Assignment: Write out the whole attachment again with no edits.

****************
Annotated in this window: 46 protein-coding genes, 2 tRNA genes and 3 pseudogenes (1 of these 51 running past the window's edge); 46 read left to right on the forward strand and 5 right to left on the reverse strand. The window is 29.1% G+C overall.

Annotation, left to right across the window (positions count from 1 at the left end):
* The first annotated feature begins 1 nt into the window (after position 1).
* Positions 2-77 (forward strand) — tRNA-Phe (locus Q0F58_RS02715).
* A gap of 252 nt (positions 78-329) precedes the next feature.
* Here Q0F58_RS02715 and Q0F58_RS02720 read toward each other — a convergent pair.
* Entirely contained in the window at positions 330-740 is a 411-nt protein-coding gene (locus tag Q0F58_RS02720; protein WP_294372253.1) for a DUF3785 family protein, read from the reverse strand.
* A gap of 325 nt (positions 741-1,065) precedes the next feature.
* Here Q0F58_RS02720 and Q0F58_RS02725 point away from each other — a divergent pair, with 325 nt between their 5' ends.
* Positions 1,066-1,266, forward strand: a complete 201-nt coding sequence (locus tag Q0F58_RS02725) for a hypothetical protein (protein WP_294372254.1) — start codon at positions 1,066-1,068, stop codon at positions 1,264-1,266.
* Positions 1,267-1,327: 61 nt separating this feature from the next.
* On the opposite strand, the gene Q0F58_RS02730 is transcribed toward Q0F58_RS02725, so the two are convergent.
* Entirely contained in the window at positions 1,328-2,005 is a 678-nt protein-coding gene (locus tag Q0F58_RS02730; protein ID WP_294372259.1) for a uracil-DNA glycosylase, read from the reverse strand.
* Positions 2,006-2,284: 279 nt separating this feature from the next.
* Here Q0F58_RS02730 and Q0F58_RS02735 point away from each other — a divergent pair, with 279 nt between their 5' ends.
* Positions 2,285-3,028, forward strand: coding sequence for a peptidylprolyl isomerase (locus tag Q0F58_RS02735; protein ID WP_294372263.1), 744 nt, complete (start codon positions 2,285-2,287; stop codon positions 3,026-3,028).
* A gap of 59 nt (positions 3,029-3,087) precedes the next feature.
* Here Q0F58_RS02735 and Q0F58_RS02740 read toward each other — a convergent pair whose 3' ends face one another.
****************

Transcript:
Annotated in this window: 46 protein-coding genes, 2 tRNA genes and 3 pseudogenes (1 of these 51 running past the window's edge); 46 read left to right on the forward strand and 5 right to left on the reverse strand. The window is 29.1% G+C overall.

Annotation, left to right across the window (positions count from 1 at the left end):
* The first annotated feature begins 1 nt into the window (after position 1).
* Positions 2-77 (forward strand) — tRNA-Phe (locus Q0F58_RS02715).
* A gap of 252 nt (positions 78-329) precedes the next feature.
* Here Q0F58_RS02715 and Q0F58_RS02720 read toward each other — a convergent pair.
* Entirely contained in the window at positions 330-740 is a 411-nt protein-coding gene (locus tag Q0F58_RS02720; protein WP_294372253.1) for a DUF3785 family protein, read from the reverse strand.
* A gap of 325 nt (positions 741-1,065) precedes the next feature.
* Here Q0F58_RS02720 and Q0F58_RS02725 point away from each other — a divergent pair, with 325 nt between their 5' ends.
* Positions 1,066-1,266, forward strand: a complete 201-nt coding sequence (locus tag Q0F58_RS02725) for a hypothetical protein (protein WP_294372254.1) — start codon at positions 1,066-1,068, stop codon at positions 1,264-1,266.
* Positions 1,267-1,327: 61 nt separating this feature from the next.
* On the opposite strand, the gene Q0F58_RS02730 is transcribed toward Q0F58_RS02725, so the two are convergent.
* Entirely contained in the window at positions 1,328-2,005 is a 678-nt protein-coding gene (locus tag Q0F58_RS02730; protein ID WP_294372259.1) for a uracil-DNA glycosylase, read from the reverse strand.
* Positions 2,006-2,284: 279 nt separating this feature from the next.
* Here Q0F58_RS02730 and Q0F58_RS02735 point away from each other — a divergent pair, with 279 nt between their 5' ends.
* Positions 2,285-3,028, forward strand: coding sequence for a peptidylprolyl isomerase (locus tag Q0F58_RS02735; protein ID WP_294372263.1), 744 nt, complete (start codon positions 2,285-2,287; stop codon positions 3,026-3,028).
* A gap of 59 nt (positions 3,029-3,087) precedes the next feature.
* Here Q0F58_RS02735 and Q0F58_RS02740 read toward each other — a convergent pair whose 3' ends face one another.